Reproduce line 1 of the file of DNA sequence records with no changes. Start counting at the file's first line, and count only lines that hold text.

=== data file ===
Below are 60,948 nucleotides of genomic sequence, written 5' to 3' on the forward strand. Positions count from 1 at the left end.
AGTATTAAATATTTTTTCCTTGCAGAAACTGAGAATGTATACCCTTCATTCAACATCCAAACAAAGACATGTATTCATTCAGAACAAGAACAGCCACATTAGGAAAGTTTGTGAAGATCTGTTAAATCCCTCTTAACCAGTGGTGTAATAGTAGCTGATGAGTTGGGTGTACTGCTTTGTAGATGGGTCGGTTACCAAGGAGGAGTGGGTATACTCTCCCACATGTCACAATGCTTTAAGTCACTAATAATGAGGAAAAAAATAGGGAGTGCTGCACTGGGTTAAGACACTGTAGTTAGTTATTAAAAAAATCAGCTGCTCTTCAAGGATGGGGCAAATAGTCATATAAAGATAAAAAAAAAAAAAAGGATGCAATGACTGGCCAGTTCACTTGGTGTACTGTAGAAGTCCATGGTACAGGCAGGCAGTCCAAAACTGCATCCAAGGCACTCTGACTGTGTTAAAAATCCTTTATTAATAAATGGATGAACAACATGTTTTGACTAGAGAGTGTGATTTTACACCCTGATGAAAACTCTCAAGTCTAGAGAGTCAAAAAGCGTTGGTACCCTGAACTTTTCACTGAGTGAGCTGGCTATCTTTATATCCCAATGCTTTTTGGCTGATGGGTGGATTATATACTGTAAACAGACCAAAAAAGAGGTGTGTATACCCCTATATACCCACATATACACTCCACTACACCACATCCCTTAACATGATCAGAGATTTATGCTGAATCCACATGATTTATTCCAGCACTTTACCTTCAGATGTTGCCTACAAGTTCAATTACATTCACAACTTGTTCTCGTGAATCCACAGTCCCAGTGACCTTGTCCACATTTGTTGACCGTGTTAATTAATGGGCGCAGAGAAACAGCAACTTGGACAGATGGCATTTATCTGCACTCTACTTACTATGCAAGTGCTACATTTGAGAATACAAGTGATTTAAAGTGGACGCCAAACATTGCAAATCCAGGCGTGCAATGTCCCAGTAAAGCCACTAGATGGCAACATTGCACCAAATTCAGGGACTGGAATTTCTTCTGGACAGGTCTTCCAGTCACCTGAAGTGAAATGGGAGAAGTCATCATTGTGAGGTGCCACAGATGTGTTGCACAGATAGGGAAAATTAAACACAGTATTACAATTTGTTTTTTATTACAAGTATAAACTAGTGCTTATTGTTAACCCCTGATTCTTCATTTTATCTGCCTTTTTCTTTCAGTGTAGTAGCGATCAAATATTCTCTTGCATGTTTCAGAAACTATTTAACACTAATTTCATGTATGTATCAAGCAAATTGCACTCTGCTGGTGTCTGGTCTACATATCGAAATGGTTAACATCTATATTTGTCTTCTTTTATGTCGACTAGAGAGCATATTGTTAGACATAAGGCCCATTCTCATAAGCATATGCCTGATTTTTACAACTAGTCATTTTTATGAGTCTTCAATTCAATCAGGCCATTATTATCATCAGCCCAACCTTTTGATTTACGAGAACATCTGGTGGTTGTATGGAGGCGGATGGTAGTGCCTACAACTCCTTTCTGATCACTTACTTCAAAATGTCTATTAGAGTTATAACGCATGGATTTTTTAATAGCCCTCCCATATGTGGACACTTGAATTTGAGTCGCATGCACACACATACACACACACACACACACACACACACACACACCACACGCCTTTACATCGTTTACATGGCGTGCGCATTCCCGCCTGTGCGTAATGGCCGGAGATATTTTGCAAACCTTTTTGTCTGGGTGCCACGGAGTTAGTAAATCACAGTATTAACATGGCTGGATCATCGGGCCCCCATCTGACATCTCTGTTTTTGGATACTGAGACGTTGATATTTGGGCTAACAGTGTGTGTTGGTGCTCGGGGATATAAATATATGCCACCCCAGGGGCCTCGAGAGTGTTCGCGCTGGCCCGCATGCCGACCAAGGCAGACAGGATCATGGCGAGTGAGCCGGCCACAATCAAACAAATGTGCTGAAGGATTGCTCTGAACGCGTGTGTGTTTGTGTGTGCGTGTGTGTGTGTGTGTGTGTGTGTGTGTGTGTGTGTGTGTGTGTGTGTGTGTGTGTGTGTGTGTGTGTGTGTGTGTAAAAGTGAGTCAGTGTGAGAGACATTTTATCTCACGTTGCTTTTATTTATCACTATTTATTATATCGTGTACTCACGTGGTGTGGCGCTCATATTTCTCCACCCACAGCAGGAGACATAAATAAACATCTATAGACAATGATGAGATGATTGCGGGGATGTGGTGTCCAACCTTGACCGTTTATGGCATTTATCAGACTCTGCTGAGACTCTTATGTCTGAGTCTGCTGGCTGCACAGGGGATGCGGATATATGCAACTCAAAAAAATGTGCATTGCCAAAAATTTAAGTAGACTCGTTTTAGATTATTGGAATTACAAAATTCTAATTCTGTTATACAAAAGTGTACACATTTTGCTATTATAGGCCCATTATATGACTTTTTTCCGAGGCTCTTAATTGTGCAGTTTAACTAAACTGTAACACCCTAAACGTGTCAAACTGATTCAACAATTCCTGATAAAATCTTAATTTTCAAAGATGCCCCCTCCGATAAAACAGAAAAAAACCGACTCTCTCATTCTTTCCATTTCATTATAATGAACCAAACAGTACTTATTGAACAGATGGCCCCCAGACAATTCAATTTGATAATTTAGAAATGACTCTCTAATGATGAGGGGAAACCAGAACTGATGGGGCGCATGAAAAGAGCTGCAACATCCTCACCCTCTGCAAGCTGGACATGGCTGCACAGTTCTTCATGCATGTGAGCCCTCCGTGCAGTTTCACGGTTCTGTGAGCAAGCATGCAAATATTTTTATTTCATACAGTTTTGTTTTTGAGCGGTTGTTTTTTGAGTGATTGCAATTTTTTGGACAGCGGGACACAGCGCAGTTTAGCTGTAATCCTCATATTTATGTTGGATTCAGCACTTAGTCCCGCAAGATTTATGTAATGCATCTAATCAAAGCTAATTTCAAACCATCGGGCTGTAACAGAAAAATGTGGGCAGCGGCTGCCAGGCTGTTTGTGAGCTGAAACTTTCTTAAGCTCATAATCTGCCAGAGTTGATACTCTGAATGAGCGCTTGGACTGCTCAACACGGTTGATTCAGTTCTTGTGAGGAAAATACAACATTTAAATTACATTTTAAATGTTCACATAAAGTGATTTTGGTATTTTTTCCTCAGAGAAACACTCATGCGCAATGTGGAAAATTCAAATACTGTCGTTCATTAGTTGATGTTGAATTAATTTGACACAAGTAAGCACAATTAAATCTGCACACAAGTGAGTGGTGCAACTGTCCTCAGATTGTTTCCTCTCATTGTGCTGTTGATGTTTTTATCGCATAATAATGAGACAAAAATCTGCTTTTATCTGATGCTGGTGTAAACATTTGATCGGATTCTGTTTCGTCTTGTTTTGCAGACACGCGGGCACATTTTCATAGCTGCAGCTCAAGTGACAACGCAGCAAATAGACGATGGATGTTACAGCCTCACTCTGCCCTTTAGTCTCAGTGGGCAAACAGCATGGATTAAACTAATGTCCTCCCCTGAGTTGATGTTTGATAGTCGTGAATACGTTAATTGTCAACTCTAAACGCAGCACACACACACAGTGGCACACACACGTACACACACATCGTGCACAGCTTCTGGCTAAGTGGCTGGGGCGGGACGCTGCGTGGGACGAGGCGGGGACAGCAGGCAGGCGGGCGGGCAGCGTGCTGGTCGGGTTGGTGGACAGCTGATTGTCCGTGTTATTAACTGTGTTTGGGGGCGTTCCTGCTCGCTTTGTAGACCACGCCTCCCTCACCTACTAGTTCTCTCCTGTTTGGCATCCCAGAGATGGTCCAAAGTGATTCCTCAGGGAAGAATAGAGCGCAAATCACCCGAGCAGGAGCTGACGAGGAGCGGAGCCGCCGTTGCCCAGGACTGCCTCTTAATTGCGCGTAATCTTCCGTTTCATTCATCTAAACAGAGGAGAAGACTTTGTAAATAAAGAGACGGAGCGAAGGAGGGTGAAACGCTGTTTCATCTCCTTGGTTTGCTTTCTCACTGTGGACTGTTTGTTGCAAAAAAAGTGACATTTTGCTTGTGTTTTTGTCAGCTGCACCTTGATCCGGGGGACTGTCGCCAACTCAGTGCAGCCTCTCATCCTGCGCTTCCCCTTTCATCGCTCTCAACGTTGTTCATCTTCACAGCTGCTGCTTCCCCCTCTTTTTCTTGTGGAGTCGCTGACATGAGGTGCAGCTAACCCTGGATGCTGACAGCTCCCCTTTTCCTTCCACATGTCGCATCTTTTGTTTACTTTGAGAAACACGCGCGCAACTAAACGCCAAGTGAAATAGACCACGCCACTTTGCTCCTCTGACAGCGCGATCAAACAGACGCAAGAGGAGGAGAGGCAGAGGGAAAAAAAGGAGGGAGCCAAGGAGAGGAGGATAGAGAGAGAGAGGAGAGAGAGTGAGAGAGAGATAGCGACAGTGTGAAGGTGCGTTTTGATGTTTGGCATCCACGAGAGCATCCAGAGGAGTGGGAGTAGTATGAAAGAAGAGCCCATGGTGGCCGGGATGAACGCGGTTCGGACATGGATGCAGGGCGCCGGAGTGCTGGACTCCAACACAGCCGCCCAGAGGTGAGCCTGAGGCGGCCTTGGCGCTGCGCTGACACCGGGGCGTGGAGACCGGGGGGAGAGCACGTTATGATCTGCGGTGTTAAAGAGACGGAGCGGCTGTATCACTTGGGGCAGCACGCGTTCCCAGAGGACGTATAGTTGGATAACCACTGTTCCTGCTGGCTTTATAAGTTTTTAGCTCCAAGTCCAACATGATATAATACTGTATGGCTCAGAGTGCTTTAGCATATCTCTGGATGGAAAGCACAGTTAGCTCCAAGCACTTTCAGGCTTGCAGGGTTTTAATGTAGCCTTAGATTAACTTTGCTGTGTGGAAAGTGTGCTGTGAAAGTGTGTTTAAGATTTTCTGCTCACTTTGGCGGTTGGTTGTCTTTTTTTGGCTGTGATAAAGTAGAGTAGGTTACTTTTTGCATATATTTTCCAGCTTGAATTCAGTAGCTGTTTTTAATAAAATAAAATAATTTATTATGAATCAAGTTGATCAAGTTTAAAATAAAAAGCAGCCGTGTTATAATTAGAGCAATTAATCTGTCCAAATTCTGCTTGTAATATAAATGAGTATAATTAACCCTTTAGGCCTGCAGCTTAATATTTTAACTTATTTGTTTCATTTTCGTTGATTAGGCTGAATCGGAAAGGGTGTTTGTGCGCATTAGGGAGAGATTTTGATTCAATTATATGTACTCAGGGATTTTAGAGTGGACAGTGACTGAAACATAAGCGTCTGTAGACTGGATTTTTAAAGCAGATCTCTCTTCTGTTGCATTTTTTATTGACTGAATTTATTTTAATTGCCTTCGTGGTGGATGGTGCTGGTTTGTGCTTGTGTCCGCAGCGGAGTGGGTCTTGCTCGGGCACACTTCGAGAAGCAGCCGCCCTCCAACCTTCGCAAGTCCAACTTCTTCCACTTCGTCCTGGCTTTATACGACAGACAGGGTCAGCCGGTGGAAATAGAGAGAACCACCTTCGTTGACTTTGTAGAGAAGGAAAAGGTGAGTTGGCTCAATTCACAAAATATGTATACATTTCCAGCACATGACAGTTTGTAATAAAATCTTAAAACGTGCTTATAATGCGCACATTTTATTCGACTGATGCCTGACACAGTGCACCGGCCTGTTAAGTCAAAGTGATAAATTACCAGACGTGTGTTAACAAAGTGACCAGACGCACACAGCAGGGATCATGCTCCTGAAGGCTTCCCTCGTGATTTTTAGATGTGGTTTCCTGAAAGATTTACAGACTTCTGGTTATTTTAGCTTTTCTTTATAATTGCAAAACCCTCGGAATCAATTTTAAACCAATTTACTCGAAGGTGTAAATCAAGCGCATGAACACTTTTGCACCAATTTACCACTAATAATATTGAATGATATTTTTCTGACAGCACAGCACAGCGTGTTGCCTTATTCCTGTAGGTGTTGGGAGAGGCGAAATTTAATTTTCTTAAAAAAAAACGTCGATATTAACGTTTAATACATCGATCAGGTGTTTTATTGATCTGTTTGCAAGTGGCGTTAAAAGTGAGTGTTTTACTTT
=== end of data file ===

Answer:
Below are 60,948 nucleotides of genomic sequence, written 5' to 3' on the forward strand. Positions count from 1 at the left end.